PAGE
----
I have to tell you - I LOVE this idea.
The more productive employees a company has - the more gets done, the more money they can make allowing for a larger bottom line - period!
We all know how exercise can improve our quality of life - from our weight, our metabolism, our moods, our energy levels, our sex lives, our quality of sleep and more.
What do you guys think of this?
How is your own job? Is it killing you?
According to death statistics from 2011 compiled by the CDC, the top three killers in the United States are heart disease, cancer and chronic lower respiratory diseases like emphysema. Collectively these diseases killed 1,316,211 Americans that year.
Far too many of these deaths were preventable. It’s no secret that regular exercise and a good diet can dramatically reduce rates of heart disease. Nonetheless, nearly 80 percent of American adults don’t get the recommended amount of exercise each week (2.5 hours of moderate aerobic activity or 1 hour and 15 minutes of vigorous activity).
Given how critical fitness is to overall health, it’s worth taking a look at exercise in the one place where nearly all of us will spend a good chunk of our lives: the workplace.
A lot of companies do encourage exercise - before, during and after working hours. A lot of companies have workout facilities right on-site. Some even form groups - for yoga, for running, softball, basketball, etc. and many participate before or after work or during their lunch breaks.
But, when it comes to promoting fitness on the job, dedicated facilities and organized teams like these are hardly necessities. Having the right workplace culture is far more important. Back in the day, there was a small start-up company that started to promote fitness on the job!
They had cramped startup offices on the industrial side of town, and couldn’t afford a gym (in fact, we couldn’t even afford phones). But they did hang a fingerboard on the wall for pull-ups. They brought in yoga balls for chairs. They encouraged employees to bike to work, even though that meant cramming office entryway full of bikes because it was too sketchy to park outside. And it was made clear that anyone could block off an hour for exercise during the day, provided it didn’t conflict with meetings and they made up the time (by having lunch at their desks, for instance).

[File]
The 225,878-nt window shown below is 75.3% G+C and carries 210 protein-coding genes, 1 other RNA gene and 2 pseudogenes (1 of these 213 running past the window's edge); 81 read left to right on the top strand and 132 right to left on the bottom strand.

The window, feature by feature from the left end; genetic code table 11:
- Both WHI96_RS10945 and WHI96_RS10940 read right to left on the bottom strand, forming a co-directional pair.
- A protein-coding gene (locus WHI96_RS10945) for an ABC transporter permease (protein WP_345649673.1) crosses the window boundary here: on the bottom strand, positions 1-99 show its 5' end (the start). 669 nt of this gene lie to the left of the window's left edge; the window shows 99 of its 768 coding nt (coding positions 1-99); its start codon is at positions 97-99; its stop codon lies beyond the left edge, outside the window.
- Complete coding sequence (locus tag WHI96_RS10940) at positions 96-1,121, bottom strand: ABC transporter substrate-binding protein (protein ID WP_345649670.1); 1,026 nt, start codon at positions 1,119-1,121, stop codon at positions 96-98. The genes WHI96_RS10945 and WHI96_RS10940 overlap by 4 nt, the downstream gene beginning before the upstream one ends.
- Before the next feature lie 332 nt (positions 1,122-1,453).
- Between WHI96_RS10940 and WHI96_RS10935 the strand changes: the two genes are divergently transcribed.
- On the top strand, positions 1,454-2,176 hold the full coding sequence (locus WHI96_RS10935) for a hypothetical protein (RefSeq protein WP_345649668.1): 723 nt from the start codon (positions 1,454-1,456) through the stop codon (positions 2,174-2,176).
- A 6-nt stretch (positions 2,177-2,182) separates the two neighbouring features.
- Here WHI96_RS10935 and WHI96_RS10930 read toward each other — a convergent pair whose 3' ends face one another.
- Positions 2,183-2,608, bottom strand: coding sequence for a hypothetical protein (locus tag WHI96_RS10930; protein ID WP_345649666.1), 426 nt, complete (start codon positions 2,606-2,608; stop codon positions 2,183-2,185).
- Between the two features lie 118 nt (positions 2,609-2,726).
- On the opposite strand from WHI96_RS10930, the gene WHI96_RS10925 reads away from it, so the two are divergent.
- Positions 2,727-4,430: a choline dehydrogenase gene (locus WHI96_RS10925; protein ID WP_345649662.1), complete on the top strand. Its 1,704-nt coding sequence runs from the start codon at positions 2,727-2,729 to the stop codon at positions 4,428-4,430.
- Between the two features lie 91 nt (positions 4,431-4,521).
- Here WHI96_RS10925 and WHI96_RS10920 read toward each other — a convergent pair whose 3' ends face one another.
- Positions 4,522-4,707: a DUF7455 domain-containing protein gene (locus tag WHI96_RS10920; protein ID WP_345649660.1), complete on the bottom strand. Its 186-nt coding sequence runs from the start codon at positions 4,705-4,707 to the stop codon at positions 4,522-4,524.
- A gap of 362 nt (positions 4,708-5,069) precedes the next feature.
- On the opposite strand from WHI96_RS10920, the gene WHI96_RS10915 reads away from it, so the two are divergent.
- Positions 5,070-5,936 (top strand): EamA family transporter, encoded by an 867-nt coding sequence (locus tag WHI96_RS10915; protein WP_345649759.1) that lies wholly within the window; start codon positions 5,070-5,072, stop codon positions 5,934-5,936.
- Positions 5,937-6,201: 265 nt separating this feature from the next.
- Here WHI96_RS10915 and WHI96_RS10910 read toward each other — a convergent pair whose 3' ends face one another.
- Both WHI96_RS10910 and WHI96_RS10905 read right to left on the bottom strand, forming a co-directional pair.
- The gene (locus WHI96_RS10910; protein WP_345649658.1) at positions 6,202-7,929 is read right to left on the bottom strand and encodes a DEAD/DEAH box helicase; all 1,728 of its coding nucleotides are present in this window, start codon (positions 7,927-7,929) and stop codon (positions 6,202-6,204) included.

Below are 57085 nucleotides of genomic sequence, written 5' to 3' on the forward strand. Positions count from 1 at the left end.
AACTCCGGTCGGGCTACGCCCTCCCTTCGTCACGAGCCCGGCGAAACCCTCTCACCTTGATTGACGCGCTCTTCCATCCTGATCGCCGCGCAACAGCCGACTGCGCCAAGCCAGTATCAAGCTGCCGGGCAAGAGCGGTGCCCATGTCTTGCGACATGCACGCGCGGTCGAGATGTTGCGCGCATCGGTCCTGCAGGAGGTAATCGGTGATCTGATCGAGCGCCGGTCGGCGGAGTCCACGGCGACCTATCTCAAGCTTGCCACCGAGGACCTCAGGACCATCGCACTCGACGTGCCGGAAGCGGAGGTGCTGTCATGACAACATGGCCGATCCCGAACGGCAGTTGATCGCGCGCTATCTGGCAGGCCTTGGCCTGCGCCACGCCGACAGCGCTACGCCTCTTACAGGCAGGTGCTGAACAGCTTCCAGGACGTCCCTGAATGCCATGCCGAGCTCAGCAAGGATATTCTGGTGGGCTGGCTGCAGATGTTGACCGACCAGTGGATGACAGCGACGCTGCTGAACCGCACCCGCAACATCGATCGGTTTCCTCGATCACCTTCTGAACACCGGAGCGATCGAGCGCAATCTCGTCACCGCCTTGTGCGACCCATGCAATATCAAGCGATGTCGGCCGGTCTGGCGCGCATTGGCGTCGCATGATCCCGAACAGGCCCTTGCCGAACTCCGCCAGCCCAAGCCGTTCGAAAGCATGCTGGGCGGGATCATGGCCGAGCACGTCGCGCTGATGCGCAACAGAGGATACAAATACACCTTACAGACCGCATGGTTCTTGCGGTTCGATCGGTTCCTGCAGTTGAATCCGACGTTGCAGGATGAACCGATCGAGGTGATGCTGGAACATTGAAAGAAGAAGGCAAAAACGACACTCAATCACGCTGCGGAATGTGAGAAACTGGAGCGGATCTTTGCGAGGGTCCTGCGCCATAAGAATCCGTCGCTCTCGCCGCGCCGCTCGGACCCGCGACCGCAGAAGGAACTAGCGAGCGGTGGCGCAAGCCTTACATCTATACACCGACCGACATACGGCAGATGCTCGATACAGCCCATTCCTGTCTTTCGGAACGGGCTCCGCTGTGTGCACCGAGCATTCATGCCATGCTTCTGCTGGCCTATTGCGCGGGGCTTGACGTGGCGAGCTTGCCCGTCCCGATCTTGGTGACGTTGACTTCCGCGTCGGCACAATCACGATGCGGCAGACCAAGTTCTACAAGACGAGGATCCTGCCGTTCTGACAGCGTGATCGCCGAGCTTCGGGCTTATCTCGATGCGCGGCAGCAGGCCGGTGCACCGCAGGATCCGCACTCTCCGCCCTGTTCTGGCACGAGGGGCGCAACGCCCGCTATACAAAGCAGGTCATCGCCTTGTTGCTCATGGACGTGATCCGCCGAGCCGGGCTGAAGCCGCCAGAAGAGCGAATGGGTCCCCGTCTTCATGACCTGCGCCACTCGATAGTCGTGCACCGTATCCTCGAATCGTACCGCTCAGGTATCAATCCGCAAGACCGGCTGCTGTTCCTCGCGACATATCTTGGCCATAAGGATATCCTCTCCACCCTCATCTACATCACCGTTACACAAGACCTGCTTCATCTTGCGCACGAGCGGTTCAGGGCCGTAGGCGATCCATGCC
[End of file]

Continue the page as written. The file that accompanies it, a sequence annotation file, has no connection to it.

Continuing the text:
I’m picturing old-school managers out there rolling their eyes. The manager’s job, after all, is to get results out of employees, not keep them fit. But even on a ruthlessly practical level, allowing and encouraging employees to exercise at work makes good sense. Employees return from workouts refreshed and better focused on their jobs. Time lost on exercise is made back and more in terms of improved productivity. There’s some research to back this up. A study presented to the American College of Sports Medicine, for instance, found that workers who spent 30–60 minutes at lunch exercising reported an average performance boost of 15 percent. Sixty percent of employees said their time management skills, mental performance and ability to meet deadlines improved on the days they exercised. Workers in the study were less likely to suffer from post-lunch energy dips after exercising and also reported improvements in mood.
Then there are the longer-term benefits to keep in mind. Healthy, active employees take fewer sick days and bring more energy to the workplace. A 2011 study published in the Journal of Occupational & Environmental Medicine showed that incorporating just 2.5 hours of exercise per week into the workday led to a noticeable reduction in absences. Perhaps most importantly, fit and healthy workers are less prone to exactly the kinds of preventable, debilitating illnesses that take such a heavy toll on families and on society.
At the end of the day, however, it’s not the type of exercise that matters so much as providing a space in the workplace where fitness can thrive. There’s a saying that couples who sweat together stay together.What about companies that sweat together stay together? Over the years, the culture of fitness in that little start-up has grown with the enthusiasm of new employees and taken on a life of its own. That little start-up now has offices all over the world, and the founder attributes much of its fast growth to having fit and productive employees. Today, their staff include ultramarathoners who run 50 miles at a stretch, elite cyclists and triathletes, personal trainers, avid rowers and sailors, yogis and hardcore hikers and, of course, lots of people who just like a good workout from time to time.
Exercise in the office isn’t a new idea. But it’s such a clear win-win — in terms of health, morale and productivity — that I think it deserves to be put in the spotlight once more. Considering how pervasive heart disease and other preventable illnesses are, it’s not an exaggeration to say that our future — as healthy individuals, healthy companies and healthy societies — may depend on it.
Do any of you workout at work? Does your company encourage it?
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